June 18, 2014

How We Care for Our Nation’s Veterans

How We Care for Our Nation’s Veterans
Elizabeth Dole

By Senator Elizabeth Dole, President and CEO, Caring for Military Families: The Elizabeth Dole Foundation

Over the last month America has taken a hard look at how we care for our veterans, and the discoveries have been painful. We have long known that our nation has struggled to keep pace with the injuries and challenges facing our veterans. The recent revelations, however, suggest that we are far from keeping our nation’s sacred promise to properly care for every man and every woman who has selflessly served to defend our freedom and security around the world.

I do have some hope amidst the recent disturbing developments, however. I believe the headlines, government inquiries, and awareness that have resulted present an opportunity for real and meaningful change. For instance, Democrats and Republicans have recently come together around bipartisan legislation aimed at making improvements at the VA. We should celebrate such efforts, while demanding even more. Any solutions in service of our veterans and their families must be systemic and holistic. And as our nation moves forward with such reforms, we must consider and integrate the nation’s 5.5 million military and veteran caregivers.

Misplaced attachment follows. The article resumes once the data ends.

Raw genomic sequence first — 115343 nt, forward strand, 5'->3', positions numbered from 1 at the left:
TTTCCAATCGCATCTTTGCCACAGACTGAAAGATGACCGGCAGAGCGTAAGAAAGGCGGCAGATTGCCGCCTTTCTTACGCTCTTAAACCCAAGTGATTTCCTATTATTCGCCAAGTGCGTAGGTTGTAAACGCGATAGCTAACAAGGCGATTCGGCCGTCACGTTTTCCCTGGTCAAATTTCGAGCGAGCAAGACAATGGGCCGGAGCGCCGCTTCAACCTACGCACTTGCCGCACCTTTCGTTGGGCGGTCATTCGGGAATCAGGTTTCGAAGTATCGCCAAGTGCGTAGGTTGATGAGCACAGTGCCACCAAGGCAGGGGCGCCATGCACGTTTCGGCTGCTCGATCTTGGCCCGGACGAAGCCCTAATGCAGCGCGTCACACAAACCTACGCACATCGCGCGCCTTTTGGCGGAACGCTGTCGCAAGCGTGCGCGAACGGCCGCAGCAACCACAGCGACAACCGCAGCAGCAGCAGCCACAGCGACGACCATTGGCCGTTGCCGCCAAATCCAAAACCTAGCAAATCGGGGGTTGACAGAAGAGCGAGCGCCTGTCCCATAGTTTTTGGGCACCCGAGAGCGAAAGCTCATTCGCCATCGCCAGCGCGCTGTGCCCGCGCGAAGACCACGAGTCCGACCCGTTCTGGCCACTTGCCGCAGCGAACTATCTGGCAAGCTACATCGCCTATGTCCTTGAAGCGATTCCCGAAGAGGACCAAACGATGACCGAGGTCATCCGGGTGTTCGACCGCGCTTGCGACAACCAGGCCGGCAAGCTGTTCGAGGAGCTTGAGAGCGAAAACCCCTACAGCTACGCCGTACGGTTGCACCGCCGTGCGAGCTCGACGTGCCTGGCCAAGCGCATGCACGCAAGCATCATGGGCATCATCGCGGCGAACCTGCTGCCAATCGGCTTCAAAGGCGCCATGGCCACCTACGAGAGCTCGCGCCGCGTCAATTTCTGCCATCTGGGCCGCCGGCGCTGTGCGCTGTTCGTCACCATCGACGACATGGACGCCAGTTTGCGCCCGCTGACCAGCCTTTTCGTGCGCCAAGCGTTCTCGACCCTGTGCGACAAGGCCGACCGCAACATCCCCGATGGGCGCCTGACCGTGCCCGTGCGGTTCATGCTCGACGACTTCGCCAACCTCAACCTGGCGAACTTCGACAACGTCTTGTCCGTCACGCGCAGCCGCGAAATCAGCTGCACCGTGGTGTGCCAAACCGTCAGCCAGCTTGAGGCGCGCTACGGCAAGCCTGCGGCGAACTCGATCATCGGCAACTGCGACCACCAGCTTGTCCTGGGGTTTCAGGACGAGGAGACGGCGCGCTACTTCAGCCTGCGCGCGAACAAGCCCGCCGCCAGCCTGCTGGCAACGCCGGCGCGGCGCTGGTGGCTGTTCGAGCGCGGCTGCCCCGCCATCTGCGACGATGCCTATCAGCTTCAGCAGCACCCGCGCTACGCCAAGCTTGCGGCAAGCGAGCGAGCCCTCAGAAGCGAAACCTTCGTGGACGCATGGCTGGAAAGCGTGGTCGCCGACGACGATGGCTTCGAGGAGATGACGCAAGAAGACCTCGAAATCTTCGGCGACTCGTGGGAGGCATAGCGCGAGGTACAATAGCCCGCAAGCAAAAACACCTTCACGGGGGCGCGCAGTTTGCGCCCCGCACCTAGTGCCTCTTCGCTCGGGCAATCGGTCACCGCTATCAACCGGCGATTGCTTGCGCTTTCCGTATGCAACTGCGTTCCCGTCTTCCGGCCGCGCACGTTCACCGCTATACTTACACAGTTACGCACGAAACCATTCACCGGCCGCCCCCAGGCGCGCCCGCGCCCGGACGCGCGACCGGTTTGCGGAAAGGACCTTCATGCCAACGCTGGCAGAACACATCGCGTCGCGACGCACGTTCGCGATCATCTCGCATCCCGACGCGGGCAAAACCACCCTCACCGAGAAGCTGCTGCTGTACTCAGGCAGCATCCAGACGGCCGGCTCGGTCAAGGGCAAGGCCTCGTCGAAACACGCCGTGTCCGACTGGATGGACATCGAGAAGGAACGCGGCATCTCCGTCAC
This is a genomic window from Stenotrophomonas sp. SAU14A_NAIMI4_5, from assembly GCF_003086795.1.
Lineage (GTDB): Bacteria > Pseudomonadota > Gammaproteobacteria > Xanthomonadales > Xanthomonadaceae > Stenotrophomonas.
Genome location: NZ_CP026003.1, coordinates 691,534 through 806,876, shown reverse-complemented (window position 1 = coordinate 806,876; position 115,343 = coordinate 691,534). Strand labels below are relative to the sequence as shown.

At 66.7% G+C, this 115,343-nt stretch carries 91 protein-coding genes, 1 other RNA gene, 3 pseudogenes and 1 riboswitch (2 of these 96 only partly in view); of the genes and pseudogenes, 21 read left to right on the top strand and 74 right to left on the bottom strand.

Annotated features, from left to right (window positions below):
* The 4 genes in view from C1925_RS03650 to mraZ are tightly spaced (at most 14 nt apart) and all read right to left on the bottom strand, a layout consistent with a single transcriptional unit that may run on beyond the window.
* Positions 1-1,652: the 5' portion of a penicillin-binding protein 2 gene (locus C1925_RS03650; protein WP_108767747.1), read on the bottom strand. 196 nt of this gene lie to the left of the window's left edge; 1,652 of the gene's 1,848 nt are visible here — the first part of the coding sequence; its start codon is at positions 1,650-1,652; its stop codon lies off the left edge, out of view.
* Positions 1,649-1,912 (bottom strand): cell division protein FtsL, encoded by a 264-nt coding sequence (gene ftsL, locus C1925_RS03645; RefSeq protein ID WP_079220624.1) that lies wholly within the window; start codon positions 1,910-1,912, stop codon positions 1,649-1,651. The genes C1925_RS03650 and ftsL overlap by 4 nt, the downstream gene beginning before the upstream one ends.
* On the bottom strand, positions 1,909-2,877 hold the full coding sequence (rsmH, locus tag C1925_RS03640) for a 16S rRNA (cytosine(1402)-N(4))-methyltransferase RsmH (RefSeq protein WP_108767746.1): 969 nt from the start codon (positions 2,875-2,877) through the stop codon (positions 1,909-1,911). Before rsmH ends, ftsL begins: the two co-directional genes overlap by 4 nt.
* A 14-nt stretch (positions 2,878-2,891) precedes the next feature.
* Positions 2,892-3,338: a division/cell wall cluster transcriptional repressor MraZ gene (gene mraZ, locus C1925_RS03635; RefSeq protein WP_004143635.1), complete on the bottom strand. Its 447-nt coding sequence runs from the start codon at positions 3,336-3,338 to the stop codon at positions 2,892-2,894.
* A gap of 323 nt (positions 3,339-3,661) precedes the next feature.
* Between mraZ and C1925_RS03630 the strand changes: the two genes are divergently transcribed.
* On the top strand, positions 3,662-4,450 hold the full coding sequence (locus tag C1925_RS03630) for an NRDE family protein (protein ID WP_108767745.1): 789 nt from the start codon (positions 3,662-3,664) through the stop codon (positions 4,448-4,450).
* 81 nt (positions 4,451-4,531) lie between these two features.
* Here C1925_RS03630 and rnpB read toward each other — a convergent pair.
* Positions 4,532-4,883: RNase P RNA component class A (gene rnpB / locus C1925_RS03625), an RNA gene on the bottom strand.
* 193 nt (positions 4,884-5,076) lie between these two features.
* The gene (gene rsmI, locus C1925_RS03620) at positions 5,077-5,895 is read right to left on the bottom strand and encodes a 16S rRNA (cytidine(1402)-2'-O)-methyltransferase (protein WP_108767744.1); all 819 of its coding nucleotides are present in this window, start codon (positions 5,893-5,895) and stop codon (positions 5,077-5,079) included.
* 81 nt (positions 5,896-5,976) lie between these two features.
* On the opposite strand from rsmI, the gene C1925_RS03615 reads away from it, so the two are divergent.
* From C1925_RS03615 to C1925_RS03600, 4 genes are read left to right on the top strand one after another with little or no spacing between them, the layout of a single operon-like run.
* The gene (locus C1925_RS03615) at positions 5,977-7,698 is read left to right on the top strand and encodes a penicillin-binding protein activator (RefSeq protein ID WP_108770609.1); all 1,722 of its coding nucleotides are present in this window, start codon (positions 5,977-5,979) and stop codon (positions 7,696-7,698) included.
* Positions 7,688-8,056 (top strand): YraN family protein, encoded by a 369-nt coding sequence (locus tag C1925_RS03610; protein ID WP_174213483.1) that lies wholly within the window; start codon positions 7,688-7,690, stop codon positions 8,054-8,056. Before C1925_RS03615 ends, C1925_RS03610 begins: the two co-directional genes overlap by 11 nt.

Caregivers serve a critical role at the heart of the nation’s military families. According to RAND Corporation, a strong, well-supported caregiver provides the best hope in the recovery of a wounded warrior. Military caregivers demonstrate the same honor and duty to their nation as their loved ones, but they too are suffering. The stress and demands of caring for a wounded warrior are resulting in physical and emotional illnesses at an alarming rate—especially amongst post 9/11 caregivers. I hear countless stories about their struggles, and it breaks my heart.

 

Caregivers save our nation approximately $15 billion annually. In many cases, they are their loved ones’ only trusted and available caretakers. My Foundation’s Caregiver Fellows, representing the 50-states, have demonstrated that nobody understands the challenges and opportunities for improving the health and well being of military families like the caregivers themselves. They need to be part of a permanent, holistic, and sustainable national solution. I call on the nation’s leaders to enact change for the whole military family. Such change must include our nation’s hidden heroes.